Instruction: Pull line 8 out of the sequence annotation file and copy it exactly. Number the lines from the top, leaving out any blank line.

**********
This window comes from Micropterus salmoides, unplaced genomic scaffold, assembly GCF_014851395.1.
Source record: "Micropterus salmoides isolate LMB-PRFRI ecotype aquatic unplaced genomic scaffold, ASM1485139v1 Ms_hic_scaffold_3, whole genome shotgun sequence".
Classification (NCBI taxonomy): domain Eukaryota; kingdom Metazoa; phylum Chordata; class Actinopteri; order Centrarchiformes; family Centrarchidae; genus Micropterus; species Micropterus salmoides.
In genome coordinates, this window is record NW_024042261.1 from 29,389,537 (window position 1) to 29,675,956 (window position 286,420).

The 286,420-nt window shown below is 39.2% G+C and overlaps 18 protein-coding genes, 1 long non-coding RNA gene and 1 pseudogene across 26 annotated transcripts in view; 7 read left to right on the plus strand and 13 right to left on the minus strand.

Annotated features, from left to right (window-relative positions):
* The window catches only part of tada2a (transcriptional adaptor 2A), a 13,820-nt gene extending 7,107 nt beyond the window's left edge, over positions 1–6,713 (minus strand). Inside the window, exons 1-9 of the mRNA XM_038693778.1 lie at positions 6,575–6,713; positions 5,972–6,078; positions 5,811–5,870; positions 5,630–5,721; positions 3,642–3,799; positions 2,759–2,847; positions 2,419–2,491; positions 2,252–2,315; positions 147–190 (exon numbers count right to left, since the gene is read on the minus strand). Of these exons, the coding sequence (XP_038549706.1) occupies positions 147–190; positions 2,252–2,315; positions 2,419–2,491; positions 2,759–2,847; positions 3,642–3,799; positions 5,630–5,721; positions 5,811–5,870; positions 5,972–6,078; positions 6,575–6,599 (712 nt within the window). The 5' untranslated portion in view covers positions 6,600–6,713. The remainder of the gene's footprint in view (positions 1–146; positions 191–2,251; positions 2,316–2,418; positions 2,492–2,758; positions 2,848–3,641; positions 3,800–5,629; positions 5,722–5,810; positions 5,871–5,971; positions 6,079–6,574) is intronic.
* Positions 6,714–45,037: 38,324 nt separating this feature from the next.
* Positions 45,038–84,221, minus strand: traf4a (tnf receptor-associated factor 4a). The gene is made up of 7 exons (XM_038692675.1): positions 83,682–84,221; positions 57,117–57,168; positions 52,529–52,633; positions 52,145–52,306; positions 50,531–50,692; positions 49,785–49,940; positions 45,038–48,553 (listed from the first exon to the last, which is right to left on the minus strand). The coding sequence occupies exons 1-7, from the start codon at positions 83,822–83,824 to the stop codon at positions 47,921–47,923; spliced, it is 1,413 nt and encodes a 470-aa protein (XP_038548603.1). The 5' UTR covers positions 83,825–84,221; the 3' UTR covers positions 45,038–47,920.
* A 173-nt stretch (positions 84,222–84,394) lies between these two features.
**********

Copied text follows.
* Positions 6,714–45,037: 38,324 nt separating this feature from the next.